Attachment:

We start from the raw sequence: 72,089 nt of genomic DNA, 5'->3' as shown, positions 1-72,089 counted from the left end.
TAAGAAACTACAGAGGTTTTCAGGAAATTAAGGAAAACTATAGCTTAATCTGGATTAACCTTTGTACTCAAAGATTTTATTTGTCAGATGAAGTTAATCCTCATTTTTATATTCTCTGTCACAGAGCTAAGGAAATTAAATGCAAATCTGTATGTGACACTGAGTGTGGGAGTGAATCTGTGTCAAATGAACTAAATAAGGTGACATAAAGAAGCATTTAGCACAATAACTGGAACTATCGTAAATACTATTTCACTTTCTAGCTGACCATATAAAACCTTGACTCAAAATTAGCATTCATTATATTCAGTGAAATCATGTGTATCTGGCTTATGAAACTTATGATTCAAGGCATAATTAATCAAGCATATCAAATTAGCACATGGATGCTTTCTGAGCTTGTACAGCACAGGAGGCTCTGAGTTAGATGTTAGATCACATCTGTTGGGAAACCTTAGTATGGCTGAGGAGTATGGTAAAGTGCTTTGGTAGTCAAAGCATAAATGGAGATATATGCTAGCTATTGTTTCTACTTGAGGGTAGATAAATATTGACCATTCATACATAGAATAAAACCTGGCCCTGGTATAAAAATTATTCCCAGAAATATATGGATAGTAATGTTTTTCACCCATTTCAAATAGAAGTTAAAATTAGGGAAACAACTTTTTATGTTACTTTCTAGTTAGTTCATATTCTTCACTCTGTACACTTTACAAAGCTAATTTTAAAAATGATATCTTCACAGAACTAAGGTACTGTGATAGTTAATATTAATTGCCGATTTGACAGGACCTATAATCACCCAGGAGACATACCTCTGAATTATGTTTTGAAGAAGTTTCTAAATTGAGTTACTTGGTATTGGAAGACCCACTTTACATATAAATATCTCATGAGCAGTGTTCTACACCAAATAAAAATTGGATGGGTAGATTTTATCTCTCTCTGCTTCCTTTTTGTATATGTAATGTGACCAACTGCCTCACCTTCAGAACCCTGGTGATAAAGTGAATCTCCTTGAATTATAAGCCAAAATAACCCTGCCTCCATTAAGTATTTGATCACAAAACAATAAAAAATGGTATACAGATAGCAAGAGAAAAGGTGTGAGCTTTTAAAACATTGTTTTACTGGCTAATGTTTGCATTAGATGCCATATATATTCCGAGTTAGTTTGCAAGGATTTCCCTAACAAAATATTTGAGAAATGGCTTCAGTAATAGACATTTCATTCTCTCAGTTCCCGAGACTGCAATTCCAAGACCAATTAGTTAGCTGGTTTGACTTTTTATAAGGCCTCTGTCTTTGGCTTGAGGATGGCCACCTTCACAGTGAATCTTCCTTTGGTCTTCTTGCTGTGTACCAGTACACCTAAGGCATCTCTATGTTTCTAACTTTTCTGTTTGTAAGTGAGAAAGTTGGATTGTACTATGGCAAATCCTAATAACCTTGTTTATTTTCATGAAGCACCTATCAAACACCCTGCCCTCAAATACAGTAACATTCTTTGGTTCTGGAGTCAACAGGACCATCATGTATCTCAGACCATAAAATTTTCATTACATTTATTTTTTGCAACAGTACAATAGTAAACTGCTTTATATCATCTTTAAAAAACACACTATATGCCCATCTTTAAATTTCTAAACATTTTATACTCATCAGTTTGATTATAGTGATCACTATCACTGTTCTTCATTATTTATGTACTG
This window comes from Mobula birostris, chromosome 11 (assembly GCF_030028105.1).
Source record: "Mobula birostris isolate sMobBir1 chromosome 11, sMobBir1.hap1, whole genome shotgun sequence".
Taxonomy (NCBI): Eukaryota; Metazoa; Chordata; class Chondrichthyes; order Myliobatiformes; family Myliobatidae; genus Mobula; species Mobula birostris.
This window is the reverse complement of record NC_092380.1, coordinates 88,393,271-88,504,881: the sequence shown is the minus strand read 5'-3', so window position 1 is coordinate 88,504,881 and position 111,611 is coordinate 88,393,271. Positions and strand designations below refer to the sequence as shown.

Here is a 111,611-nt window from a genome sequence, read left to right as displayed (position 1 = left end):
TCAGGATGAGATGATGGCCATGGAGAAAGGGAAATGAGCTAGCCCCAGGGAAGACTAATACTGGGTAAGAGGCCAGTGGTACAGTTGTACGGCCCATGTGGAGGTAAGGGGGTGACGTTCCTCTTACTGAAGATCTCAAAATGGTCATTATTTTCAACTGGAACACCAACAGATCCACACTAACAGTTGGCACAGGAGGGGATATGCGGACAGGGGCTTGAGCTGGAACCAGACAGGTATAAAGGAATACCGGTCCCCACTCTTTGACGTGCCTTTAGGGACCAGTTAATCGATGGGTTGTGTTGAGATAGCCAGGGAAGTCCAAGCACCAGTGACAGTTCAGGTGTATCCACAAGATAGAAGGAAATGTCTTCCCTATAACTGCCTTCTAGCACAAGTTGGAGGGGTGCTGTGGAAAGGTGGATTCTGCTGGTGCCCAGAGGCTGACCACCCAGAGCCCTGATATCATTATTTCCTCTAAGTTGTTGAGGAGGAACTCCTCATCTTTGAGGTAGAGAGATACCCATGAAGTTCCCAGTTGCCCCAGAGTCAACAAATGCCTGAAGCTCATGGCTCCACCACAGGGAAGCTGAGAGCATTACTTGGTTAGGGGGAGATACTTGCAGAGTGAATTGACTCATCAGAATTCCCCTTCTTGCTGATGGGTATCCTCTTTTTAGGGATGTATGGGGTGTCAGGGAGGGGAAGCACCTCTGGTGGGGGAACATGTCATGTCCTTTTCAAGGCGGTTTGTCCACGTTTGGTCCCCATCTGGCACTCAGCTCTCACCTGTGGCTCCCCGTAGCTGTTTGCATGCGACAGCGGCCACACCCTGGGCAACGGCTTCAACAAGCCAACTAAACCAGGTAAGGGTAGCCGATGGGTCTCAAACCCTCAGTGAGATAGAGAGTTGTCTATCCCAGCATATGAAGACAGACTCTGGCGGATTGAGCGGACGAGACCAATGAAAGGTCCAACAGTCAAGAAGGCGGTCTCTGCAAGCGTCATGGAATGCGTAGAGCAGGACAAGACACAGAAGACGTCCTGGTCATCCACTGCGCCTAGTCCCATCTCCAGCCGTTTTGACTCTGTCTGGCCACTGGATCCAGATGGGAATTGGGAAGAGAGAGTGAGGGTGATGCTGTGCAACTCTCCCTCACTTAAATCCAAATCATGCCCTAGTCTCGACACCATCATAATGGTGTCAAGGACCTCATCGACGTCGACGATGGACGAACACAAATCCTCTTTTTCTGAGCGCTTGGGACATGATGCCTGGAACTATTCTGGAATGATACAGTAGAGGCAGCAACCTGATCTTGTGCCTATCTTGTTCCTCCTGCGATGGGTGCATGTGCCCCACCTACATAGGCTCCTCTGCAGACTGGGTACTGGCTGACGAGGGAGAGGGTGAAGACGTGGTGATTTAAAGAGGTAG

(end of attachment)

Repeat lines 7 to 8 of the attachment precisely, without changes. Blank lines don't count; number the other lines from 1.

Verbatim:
Here is a 111,611-nt window from a genome sequence, read left to right as displayed (position 1 = left end):
TCAGGATGAGATGATGGCCATGGAGAAAGGGAAATGAGCTAGCCCCAGGGAAGACTAATACTGGGTAAGAGGCCAGTGGTACAGTTGTACGGCCCATGTGGAGGTAAGGGGGTGACGTTCCTCTTACTGAAGATCTCAAAATGGTCATTATTTTCAACTGGAACACCAACAGATCCACACTAACAGTTGGCACAGGAGGGGATATGCGGACAGGGGCTTGAGCTGGAACCAGACAGGTATAAAGGAATACCGGTCCCCACTCTTTGACGTGCCTTTAGGGACCAGTTAATCGATGGGTTGTGTTGAGATAGCCAGGGAAGTCCAAGCACCAGTGACAGTTCAGGTGTATCCACAAGATAGAAGGAAATGTCTTCCCTATAACTGCCTTCTAGCACAAGTTGGAGGGGTGCTGTGGAAAGGTGGATTCTGCTGGTGCCCAGAGGCTGACCACCCAGAGCCCTGATATCATTATTTCCTCTAAGTTGTTGAGGAGGAACTCCTCATCTTTGAGGTAGAGAGATACCCATGAAGTTCCCAGTTGCCCCAGAGTCAACAAATGCCTGAAGCTCATGGCTCCACCACAGGGAAGCTGAGAGCATTACTTGGTTAGGGGGAGATACTTGCAGAGTGAATTGACTCATCAGAATTCCCCTTCTTGCTGATGGGTATCCTCTTTTTAGGGATGTATGGGGTGTCAGGGAGGGGAAGCACCTCTGGTGGGGGAACATGTCATGTCCTTTTCAAGGCGGTTTGTCCACGTTTGGTCCCCATCTGGCACTCAGCTCTCACCTGTGGCTCCCCGTAGCTGTTTGCATGCGACAGCGGCCACACCCTGGGCAACGGCTTCAACAAGCCAACTAAACCAGGTAAGGGTAGCCGATGGGTCTCAAACCCTCAGTGAGATAGAGAGTTGTCTATCCCAGCATATGAAGACAGACTCTGGCGGATTGAGCGGACGAGACCAATGAAAGGTCCAACAGTCAAGAAGGCGGTCTCTGCAAGCGTCATGGAATGCGTAGAGCAGGACAAGACACAGAAGACGTCCTGGTCATCCACTGCGCCTAGTCCCATCTCCAGCCGTTTTGACTCTGTCTGGCCACTGGATCCAGATGGGAATTGGGAAGAGAGAGTGAGGGTGATGCTGTGCAACTCTCCCTCACTTAAATCCAAATCATGCCCTAGTCTCGACACCATCATAATGGTGTCAAGGACCTCATCGACGTCGACGATGGACGAACACAAATCCTCTTTTTCTGAGCGCTTGGGACATGATGCCTGGAACTATTCTGGAATGATACAGTAGAGGCAGCAACCTGATCTTGTGCCTATCTTGTTCCTCCTGCGATGGGTGCATGTGCCCCACCTACATAGGCTCCTCTGCAGACTGGGTACTGGCTGACGAGGGAGAGGGTGAAGACGTGGTGATTTAAAGAGGTAG